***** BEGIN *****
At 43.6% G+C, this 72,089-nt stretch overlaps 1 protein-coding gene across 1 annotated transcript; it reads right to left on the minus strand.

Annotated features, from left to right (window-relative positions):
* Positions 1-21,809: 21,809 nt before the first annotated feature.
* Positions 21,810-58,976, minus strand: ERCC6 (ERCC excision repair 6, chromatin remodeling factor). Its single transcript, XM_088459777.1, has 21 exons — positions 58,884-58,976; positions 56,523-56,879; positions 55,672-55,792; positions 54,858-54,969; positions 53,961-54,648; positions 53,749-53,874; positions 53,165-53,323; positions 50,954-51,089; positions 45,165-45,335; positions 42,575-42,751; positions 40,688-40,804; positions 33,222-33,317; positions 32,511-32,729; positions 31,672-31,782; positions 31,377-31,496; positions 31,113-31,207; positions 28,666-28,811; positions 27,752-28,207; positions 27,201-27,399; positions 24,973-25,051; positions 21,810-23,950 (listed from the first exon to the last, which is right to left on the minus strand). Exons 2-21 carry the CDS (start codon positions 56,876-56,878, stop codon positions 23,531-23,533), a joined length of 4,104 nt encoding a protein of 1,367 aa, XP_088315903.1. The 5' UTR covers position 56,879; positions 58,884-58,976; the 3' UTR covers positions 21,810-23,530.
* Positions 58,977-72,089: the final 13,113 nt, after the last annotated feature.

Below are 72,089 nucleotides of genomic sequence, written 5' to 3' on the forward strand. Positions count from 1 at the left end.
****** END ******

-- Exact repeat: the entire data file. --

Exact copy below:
At 43.6% G+C, this 72,089-nt stretch overlaps 1 protein-coding gene across 1 annotated transcript; it reads right to left on the minus strand.

Annotated features, from left to right (window-relative positions):
* Positions 1-21,809: 21,809 nt before the first annotated feature.
* Positions 21,810-58,976, minus strand: ERCC6 (ERCC excision repair 6, chromatin remodeling factor). Its single transcript, XM_088459777.1, has 21 exons — positions 58,884-58,976; positions 56,523-56,879; positions 55,672-55,792; positions 54,858-54,969; positions 53,961-54,648; positions 53,749-53,874; positions 53,165-53,323; positions 50,954-51,089; positions 45,165-45,335; positions 42,575-42,751; positions 40,688-40,804; positions 33,222-33,317; positions 32,511-32,729; positions 31,672-31,782; positions 31,377-31,496; positions 31,113-31,207; positions 28,666-28,811; positions 27,752-28,207; positions 27,201-27,399; positions 24,973-25,051; positions 21,810-23,950 (listed from the first exon to the last, which is right to left on the minus strand). Exons 2-21 carry the CDS (start codon positions 56,876-56,878, stop codon positions 23,531-23,533), a joined length of 4,104 nt encoding a protein of 1,367 aa, XP_088315903.1. The 5' UTR covers position 56,879; positions 58,884-58,976; the 3' UTR covers positions 21,810-23,530.
* Positions 58,977-72,089: the final 13,113 nt, after the last annotated feature.

Below are 72,089 nucleotides of genomic sequence, written 5' to 3' on the forward strand. Positions count from 1 at the left end.